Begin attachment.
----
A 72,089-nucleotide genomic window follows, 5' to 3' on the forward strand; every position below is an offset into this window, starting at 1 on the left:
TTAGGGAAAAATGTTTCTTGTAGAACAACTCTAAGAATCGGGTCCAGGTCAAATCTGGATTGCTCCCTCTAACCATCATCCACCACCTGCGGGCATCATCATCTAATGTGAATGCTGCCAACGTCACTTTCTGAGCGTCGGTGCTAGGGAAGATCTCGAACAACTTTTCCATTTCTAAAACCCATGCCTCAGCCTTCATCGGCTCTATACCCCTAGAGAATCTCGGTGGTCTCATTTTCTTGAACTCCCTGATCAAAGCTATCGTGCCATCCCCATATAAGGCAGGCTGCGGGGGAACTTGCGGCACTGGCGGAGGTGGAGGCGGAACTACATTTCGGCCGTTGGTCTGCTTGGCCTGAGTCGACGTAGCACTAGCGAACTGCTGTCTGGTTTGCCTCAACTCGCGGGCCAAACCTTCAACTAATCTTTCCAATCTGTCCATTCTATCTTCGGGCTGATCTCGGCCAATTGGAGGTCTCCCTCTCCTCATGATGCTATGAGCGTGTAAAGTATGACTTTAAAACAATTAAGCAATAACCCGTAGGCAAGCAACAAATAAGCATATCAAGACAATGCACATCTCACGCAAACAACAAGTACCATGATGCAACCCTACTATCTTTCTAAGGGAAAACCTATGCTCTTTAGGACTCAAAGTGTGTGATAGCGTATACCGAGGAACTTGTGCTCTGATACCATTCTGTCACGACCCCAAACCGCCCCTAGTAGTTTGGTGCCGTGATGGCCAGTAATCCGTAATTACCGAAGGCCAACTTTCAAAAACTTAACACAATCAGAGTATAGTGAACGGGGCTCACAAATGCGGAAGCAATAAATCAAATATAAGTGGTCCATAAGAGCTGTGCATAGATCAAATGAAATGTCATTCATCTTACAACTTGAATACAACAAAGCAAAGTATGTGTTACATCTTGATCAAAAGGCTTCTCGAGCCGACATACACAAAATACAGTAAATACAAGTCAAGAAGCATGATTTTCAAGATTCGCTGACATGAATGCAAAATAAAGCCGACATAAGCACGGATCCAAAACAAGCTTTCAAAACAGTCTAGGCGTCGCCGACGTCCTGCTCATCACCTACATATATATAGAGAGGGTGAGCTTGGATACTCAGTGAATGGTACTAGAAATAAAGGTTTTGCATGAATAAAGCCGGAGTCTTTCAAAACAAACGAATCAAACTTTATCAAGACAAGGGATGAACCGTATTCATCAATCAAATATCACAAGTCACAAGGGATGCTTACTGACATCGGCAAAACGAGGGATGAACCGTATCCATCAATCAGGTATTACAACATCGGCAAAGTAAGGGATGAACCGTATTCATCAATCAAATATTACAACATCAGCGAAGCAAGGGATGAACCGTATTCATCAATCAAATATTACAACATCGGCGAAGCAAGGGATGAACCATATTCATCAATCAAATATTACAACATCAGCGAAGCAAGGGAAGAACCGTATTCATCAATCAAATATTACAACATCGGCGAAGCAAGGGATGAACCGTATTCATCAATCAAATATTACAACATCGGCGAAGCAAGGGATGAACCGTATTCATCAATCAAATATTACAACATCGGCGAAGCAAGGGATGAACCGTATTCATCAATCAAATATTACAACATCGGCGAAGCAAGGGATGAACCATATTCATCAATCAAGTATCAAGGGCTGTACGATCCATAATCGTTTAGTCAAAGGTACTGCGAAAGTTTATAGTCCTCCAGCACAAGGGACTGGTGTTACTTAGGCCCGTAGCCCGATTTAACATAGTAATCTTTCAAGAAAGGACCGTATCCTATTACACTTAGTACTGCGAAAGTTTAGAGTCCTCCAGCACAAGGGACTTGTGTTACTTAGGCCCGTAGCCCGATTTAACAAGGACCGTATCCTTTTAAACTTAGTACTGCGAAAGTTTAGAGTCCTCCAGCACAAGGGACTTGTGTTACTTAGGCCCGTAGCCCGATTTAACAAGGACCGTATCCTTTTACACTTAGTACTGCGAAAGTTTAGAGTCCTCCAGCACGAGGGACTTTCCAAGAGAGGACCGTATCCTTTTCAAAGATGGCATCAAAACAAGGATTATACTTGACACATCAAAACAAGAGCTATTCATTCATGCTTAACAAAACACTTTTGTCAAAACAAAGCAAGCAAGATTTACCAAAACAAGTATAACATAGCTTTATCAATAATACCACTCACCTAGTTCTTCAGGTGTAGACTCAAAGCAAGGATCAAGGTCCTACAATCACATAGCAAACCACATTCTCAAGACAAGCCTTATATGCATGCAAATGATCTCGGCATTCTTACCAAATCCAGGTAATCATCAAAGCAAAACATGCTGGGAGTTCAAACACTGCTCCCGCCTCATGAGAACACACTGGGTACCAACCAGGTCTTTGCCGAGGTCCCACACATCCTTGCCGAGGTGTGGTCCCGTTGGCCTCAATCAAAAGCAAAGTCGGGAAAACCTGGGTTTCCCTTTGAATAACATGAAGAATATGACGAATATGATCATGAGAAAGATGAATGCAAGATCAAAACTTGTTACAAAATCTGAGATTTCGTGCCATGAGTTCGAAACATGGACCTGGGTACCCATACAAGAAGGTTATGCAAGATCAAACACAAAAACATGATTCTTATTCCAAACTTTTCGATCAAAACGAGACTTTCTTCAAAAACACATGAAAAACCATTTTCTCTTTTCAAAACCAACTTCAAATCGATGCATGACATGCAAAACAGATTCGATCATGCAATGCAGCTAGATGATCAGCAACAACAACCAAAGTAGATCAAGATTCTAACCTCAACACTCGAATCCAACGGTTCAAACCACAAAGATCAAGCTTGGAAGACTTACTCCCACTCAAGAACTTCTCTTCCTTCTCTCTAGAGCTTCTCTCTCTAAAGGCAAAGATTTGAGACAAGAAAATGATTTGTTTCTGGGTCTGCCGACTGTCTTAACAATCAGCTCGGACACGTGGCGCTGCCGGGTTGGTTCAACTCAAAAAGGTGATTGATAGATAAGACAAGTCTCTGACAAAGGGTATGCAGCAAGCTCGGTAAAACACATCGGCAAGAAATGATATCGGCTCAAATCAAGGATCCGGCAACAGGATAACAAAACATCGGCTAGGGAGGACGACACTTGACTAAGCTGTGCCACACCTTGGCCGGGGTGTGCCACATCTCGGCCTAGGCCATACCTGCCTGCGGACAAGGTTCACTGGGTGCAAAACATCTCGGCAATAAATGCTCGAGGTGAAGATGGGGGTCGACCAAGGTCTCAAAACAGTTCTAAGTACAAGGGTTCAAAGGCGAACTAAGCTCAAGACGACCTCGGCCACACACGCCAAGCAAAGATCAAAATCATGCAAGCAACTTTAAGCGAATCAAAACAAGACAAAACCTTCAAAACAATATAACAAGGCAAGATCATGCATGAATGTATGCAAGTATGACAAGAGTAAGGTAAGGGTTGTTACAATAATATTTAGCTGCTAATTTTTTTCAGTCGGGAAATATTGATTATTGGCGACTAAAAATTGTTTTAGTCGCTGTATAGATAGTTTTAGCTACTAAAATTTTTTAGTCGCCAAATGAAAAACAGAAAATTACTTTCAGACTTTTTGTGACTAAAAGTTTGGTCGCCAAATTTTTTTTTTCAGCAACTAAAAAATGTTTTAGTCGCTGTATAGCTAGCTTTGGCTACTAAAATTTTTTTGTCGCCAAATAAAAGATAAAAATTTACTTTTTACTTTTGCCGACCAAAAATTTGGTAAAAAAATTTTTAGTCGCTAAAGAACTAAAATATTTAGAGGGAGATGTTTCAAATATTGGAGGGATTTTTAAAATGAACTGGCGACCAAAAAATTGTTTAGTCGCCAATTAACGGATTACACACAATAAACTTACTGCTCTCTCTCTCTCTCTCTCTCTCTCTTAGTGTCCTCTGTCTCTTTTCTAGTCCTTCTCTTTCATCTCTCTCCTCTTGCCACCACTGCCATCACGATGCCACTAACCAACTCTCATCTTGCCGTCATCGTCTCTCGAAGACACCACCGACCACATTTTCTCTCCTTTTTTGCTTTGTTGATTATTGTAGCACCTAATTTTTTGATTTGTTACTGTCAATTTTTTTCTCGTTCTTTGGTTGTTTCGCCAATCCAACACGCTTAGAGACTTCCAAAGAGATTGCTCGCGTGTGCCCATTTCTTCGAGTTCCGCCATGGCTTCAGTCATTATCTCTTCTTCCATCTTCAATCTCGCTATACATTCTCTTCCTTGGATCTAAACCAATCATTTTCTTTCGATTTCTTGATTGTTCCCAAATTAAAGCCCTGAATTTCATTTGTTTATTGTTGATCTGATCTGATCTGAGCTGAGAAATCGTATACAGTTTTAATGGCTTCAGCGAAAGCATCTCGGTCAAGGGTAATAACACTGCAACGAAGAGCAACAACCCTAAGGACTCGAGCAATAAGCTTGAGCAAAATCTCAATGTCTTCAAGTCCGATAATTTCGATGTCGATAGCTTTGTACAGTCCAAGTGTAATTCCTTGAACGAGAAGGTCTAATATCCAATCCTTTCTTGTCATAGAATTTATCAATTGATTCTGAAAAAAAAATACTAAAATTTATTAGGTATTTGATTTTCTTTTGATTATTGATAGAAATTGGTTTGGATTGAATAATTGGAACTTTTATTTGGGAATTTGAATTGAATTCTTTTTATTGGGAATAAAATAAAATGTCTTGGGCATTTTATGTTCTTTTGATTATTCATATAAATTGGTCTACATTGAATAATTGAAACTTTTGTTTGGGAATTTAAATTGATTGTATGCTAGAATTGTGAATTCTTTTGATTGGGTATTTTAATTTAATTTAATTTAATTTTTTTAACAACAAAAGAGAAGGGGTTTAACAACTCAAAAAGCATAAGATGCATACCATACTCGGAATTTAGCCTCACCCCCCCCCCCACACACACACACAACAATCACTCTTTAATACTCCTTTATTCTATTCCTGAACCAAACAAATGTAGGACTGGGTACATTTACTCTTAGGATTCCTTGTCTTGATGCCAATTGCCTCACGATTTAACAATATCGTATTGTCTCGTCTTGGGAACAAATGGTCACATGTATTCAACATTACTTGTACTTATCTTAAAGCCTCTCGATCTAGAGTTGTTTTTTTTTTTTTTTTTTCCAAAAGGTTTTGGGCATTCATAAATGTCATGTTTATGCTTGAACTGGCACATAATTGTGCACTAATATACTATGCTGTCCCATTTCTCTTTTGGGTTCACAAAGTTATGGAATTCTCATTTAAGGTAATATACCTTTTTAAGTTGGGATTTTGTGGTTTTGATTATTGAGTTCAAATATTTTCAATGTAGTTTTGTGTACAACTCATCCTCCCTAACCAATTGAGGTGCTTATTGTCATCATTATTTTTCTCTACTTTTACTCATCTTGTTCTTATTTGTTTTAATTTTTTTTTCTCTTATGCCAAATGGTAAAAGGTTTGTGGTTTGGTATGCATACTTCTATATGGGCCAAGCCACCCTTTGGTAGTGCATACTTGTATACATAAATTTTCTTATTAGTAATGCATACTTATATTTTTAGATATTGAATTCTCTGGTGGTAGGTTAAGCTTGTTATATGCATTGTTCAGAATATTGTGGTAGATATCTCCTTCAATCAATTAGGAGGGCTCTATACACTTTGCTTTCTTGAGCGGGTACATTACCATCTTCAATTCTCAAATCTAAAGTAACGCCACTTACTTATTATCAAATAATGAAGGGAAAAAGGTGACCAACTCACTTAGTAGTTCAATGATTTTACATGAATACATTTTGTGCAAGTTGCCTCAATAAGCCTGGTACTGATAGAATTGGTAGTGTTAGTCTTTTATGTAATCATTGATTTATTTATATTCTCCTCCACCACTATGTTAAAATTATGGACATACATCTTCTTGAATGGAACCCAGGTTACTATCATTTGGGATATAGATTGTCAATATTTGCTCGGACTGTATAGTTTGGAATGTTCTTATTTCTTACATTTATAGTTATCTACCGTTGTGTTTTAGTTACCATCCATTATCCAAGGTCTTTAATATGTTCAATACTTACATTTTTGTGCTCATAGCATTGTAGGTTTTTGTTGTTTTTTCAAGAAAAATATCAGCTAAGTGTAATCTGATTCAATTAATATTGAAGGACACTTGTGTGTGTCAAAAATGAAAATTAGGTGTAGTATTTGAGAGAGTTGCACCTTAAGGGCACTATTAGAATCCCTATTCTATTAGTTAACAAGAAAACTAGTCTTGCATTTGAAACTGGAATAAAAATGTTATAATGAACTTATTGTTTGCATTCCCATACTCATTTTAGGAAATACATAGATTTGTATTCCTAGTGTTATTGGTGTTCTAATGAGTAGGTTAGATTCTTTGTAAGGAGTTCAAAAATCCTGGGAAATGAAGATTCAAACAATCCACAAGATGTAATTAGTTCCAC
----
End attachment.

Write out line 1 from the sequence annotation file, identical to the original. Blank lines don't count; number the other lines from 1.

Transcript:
A 72,089-nucleotide genomic window follows, 5' to 3' on the forward strand; every position below is an offset into this window, starting at 1 on the left: